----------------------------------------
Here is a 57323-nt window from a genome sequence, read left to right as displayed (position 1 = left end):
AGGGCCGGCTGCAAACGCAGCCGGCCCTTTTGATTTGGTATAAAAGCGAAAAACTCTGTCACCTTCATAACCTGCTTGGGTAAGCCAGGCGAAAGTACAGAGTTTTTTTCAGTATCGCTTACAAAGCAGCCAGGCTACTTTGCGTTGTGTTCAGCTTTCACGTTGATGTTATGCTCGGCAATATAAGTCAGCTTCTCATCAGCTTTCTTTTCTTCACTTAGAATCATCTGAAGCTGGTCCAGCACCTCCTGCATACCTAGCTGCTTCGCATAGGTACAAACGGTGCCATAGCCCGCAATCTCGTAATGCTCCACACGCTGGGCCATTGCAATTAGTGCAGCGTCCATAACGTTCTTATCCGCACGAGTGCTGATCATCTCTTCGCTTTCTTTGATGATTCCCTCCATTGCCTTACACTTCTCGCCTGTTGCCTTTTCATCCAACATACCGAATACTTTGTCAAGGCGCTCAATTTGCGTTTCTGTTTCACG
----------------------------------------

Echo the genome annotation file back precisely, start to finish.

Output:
Here is a 57323-nt window from a genome sequence, read left to right as displayed (position 1 = left end):
AGGGCCGGCTGCAAACGCAGCCGGCCCTTTTGATTTGGTATAAAAGCGAAAAACTCTGTCACCTTCATAACCTGCTTGGGTAAGCCAGGCGAAAGTACAGAGTTTTTTTCAGTATCGCTTACAAAGCAGCCAGGCTACTTTGCGTTGTGTTCAGCTTTCACGTTGATGTTATGCTCGGCAATATAAGTCAGCTTCTCATCAGCTTTCTTTTCTTCACTTAGAATCATCTGAAGCTGGTCCAGCACCTCCTGCATACCTAGCTGCTTCGCATAGGTACAAACGGTGCCATAGCCCGCAATCTCGTAATGCTCCACACGCTGGGCCATTGCAATTAGTGCAGCGTCCATAACGTTCTTATCCGCACGAGTGCTGATCATCTCTTCGCTTTCTTTGATGATTCCCTCCATTGCCTTACACTTCTCGCCTGTTGCCTTTTCATCCAACATACCGAATACTTTGTCAAGGCGCTCAATTTGCGTTTCTGTTTCACG